Queensland braces for record-breaking heatwave as Sydney enjoys short-lived reprieve - The Guardian
Towns west of Brisbane to swelter over next three days as western NSW continues to suffer and Sydney’s temperatures forecast to rise again on Tuesday
Queenslanders are in for a record-breaking hot day on Monday as Sydneysiders get a short-lived reprieve from the heat. Dean Narramore, a senior forecaster with the Bureau of Meteorology, says much of southern Queensland will be experiencing an extreme heatwave over next three days. We will be tipping into severe to extreme heatwave conditions the extreme heatwave conditions will be west of Brisbane, more in the Darling Downs, Maranoa and Warrego, he said. Temperatures are expected in the low to mid-40s for those locations, probably peaking tomorrow [Tuesday]. Dalby, north-west of Toowoomba, has a record of 41.1C for this time of year, and temperatures are set to rise to 41C on Monday. Further inland, the town of Cunnamulla is expected to hit 44.6C on Monday, 0.6C above its previous November high. Fire danger warnings were forecast to rise to severe for the Channel Country, Maranoa and Warrego districts on Tuesday, with a number of other areas listed as very high. This heat is expected to remain until Thursday. Brisbane appears to have escaped the worst on Monday, with a maximum of 31C in the city. South of the border, Sydneysiders, and those along the New South Wales coast have been treated to a day of cooler temperatures, around 24C, after a gusty southerly arrived late on Sunday afternoon. But Helen Reid, a forecaster from the NSW BoM, said this would be short-lived. [Tuesday] we are expecting temperatures to head right back up again. Western Sydney were looking at getting around that 40-degree mark again. It wont be quite so horrendous along the coast, but itll still be definitely a good start to summer. Here it is! That sweet cool relief is finally making its way through Sydney. Airport just dropped from 35 degrees to 26 in 20 mins while Bellambi saw a 10 degree fall in 1 hour. Southerly now heading into western Syd & will push into Hunter in coming hours https://t.co/zw27uXcLXqpic.twitter.com/uFjZUNuPFA — Bureau of Meteorology, New South Wales (@BOM_NSW) November 29, 2020 Reid said other parts of the state wont be as fortunate on Monday, with NSWs north-west still tipping 45C. The town of Bourke was forecast to reach 47C by Tuesday. The western part of the state is still sweltering, particularly in the north, and theyre about 10 to 12 above average for this time of year. But the heatwave was expected to ease by the end of the week. Wednesday for Sydney were saying a nice drop right across the city basin, about 24 along the coast, and about 28 or 29 in the west. The north-west parts of the states will still be hot, and they will start cooling down a little bit on Thursday, Reid said. Parts of Sydney including the city broke the 40C barrier for a second straight day on Sunday after swathes of western NSW, South Australia and northern Victoria baked through even higher Saturday temperatures approaching 45C. The mercury pushed past 40C in many Sydney suburbs, including Penrith, Canterbury, Bankstown and Holsworthy. Temperatures across the Hunter to the states north were also well in excess of 40C, hitting 41.9C at Cessnock airport. Total fire bans remained in place on Monday in NSWs northern slopes and north-western districts. NSW Rural Fire Service crews battled more than 60 bush and grass fires across the state on Sunday, including a blaze in the western Sydney suburb of Northmead which damaged a home.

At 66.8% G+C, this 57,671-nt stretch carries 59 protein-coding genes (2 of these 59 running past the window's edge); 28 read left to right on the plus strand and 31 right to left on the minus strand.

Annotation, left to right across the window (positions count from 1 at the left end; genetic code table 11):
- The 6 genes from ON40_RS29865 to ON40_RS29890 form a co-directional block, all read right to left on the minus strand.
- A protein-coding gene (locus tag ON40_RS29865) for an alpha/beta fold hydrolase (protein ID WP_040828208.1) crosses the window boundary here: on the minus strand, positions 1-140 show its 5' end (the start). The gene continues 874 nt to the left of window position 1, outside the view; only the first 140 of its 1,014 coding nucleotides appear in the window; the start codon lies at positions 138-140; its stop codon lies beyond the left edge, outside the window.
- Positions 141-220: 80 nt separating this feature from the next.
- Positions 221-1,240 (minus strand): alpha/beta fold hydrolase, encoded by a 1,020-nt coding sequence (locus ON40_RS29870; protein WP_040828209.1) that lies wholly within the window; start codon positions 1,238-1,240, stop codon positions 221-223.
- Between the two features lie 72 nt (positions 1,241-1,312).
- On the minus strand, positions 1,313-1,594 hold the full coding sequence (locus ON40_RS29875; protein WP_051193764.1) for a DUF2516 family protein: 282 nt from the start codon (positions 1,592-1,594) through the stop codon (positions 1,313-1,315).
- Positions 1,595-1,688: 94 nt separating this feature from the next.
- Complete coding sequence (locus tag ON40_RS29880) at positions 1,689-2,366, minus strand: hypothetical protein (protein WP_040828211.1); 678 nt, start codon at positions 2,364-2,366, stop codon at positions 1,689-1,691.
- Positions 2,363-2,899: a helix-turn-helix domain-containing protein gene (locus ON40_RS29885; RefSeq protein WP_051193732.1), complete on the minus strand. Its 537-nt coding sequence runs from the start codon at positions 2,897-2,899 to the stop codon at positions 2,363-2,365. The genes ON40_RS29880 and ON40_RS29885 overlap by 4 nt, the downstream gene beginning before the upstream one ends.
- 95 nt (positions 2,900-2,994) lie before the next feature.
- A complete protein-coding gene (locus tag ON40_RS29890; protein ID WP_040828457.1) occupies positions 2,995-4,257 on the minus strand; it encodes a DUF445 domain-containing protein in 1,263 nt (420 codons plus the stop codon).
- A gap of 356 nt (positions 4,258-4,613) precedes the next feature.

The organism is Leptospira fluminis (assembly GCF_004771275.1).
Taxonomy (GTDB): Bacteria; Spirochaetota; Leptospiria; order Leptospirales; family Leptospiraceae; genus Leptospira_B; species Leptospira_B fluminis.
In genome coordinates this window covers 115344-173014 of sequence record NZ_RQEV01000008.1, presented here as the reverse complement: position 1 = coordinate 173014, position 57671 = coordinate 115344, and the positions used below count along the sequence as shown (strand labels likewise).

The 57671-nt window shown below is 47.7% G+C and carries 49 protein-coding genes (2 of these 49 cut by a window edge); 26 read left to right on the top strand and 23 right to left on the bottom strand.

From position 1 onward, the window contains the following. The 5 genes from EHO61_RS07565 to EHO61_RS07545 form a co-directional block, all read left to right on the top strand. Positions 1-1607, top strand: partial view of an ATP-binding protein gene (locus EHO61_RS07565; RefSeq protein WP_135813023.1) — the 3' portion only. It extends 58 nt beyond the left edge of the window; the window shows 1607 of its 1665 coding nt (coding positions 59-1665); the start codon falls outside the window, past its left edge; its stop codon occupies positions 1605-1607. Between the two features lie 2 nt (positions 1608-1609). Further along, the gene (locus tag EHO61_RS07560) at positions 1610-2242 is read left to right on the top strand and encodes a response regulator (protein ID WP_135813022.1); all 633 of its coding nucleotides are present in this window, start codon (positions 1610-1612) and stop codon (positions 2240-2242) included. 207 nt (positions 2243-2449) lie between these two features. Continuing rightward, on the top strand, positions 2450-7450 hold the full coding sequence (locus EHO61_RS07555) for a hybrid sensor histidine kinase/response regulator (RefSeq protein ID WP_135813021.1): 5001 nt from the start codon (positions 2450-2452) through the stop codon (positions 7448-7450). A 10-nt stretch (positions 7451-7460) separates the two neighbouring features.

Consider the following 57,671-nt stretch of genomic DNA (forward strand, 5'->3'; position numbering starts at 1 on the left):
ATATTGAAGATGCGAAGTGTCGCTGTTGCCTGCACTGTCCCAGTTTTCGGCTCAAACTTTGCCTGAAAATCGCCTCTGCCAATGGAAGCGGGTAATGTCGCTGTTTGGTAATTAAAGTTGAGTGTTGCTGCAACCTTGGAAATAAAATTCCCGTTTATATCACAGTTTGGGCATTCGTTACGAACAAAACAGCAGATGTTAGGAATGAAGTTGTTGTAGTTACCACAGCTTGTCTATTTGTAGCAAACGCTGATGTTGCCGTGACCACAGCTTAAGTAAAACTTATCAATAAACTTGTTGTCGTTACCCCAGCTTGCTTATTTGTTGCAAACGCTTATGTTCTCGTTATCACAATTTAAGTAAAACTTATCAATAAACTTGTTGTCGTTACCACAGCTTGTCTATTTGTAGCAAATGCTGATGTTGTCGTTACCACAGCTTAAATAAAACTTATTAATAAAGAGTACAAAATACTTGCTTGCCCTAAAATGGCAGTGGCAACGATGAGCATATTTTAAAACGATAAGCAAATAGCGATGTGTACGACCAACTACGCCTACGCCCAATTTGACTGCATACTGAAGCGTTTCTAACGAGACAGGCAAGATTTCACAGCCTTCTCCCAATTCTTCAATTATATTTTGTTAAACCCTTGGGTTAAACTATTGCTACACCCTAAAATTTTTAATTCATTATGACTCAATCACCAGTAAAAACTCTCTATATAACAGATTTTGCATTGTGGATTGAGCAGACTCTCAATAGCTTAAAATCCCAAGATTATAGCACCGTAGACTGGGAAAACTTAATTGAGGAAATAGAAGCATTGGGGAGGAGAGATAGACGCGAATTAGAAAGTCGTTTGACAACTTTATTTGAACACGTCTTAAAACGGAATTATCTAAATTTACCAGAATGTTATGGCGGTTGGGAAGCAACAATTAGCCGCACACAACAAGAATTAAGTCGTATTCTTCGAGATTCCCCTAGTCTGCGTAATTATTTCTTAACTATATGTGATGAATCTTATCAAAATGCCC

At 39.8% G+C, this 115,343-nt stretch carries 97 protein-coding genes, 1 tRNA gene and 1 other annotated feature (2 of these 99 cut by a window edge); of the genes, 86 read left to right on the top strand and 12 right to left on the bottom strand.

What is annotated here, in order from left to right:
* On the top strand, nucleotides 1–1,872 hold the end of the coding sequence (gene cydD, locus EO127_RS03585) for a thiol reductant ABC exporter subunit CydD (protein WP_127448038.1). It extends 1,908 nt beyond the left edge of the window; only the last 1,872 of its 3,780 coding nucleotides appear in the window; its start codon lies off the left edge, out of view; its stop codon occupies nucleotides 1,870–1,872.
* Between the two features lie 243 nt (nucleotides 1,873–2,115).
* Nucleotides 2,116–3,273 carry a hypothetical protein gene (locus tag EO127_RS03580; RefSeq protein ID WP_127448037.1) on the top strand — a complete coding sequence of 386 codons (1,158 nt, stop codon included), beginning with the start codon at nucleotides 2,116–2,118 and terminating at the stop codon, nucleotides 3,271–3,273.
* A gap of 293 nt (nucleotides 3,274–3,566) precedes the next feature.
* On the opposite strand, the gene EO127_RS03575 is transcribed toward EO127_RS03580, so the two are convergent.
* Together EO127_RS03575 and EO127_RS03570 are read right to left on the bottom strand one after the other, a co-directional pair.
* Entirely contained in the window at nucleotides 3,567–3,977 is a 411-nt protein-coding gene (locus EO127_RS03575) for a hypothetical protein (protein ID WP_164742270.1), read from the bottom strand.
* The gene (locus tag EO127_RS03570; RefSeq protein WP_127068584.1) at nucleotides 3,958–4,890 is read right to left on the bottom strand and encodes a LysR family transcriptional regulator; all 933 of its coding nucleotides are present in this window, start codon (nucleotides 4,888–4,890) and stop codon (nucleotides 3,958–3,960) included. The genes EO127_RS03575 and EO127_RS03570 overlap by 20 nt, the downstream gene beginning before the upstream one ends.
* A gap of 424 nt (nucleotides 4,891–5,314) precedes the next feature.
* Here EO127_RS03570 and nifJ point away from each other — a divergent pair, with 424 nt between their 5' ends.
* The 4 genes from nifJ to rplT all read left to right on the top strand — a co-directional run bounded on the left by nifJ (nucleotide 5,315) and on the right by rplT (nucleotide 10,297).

WTO complaint ‘next step’ in tariff dispute between Australia and China, trade minister says - The Guardian
Trade conflicts threaten global confidence as world economy struggles to recover from pandemic, Simon Birmingham says